When baseball dubbed shortstop Harold Reese “Pee Wee” and first basemen Fred Merkle “Bonehead,” they probably weren’t trying to lengthen the players’ lives. But according to researchers at Wayne State University, major-league players who have nicknames live 2½ years longer, on average, than those without them.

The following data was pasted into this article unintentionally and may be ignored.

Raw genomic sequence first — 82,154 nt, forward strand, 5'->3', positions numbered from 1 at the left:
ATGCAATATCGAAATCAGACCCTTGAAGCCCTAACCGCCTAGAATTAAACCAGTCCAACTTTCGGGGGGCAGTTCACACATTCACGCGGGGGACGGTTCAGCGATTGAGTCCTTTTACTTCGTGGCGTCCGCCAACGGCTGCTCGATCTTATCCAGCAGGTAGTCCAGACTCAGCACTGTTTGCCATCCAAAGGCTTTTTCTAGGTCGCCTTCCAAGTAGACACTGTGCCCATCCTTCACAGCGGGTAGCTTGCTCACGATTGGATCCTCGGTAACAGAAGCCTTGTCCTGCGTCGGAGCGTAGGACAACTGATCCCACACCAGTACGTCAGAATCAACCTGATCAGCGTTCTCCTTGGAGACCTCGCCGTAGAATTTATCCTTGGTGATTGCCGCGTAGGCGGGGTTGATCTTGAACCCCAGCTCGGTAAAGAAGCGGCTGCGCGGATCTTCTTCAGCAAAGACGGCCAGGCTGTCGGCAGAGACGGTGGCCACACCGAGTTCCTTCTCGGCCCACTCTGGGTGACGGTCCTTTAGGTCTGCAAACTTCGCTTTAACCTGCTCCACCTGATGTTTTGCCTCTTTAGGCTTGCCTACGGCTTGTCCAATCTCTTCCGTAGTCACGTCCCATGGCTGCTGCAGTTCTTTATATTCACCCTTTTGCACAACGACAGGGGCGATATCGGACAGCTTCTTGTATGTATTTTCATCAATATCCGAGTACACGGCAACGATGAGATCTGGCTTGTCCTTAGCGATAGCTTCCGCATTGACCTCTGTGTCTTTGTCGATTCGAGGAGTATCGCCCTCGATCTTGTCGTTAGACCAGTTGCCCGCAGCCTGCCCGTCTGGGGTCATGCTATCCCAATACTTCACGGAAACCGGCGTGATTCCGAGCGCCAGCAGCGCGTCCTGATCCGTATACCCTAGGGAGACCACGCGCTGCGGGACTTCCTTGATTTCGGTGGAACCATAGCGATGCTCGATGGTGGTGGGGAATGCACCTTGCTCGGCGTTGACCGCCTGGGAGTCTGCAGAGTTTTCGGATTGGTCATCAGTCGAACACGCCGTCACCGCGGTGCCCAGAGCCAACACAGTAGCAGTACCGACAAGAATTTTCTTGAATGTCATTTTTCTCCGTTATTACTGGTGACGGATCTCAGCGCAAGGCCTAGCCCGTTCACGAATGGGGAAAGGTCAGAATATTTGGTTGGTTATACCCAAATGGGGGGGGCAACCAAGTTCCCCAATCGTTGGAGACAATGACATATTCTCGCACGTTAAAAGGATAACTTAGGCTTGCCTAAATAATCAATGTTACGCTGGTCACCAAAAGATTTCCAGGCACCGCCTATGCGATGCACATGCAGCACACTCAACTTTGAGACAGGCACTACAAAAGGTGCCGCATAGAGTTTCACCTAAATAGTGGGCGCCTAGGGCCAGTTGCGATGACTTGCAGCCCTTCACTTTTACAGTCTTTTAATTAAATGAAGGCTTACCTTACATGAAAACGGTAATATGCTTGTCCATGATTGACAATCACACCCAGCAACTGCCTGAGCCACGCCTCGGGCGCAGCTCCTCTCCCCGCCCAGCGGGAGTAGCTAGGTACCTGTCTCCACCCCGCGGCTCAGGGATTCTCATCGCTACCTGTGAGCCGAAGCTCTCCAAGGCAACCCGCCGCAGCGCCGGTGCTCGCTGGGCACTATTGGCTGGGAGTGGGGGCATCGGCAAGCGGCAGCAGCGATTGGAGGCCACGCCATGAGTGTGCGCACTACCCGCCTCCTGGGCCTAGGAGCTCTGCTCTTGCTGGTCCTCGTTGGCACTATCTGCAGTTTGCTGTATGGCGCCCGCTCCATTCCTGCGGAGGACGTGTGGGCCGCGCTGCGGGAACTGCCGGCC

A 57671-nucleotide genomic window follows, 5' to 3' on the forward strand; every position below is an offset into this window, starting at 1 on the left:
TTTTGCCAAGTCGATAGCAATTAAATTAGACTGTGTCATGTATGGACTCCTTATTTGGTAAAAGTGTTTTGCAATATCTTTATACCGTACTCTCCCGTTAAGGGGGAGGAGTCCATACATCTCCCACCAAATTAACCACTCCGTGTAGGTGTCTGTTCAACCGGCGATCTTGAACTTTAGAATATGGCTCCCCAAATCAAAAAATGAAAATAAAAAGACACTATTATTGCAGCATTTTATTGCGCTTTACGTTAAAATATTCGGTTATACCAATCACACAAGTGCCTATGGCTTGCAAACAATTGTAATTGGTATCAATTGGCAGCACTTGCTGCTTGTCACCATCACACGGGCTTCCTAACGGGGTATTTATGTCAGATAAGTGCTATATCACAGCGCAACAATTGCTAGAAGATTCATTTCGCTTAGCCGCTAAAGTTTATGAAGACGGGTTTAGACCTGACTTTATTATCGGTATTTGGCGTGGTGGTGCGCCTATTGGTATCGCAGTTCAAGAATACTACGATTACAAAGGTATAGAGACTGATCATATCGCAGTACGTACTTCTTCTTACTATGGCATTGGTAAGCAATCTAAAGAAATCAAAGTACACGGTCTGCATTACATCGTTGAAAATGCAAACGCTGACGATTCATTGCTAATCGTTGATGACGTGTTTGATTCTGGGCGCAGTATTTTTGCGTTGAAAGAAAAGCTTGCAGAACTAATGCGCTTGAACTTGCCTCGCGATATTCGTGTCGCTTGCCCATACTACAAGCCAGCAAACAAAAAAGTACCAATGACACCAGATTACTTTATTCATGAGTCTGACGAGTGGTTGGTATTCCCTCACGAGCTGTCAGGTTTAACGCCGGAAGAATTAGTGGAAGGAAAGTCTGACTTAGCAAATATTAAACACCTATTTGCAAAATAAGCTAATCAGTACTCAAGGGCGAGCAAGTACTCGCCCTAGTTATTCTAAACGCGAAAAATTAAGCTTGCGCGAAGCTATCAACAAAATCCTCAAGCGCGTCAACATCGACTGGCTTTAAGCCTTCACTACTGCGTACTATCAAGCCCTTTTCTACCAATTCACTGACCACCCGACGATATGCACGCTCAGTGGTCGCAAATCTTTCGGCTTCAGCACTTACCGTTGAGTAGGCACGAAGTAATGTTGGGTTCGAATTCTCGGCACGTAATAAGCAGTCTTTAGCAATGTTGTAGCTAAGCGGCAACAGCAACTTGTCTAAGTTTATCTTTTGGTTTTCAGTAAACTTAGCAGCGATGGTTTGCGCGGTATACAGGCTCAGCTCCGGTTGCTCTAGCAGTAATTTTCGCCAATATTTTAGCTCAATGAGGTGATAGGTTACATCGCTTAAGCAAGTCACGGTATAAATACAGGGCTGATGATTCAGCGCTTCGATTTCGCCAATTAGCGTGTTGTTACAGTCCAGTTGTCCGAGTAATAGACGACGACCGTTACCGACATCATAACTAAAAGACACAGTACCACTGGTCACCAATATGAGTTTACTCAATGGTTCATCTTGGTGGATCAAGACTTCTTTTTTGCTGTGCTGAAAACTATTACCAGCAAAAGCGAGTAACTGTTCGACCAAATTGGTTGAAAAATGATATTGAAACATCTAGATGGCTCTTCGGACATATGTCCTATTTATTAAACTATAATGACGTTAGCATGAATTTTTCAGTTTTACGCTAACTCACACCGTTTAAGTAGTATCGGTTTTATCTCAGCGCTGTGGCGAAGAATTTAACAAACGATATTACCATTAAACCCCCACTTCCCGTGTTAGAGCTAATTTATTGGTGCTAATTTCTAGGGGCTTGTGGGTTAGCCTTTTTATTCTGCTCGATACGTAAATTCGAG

The nickname findings are part of the wide-ranging and often arcane academic research that deals with the national pastime. In another study, we learn that players whose first or last name begins with “K” strike out more than those without “K” initials. And in case you were wondering, research finds Democrats support the designated-hitter rule more than Republicans. Read the rest of the article on the Wall Street Journal.
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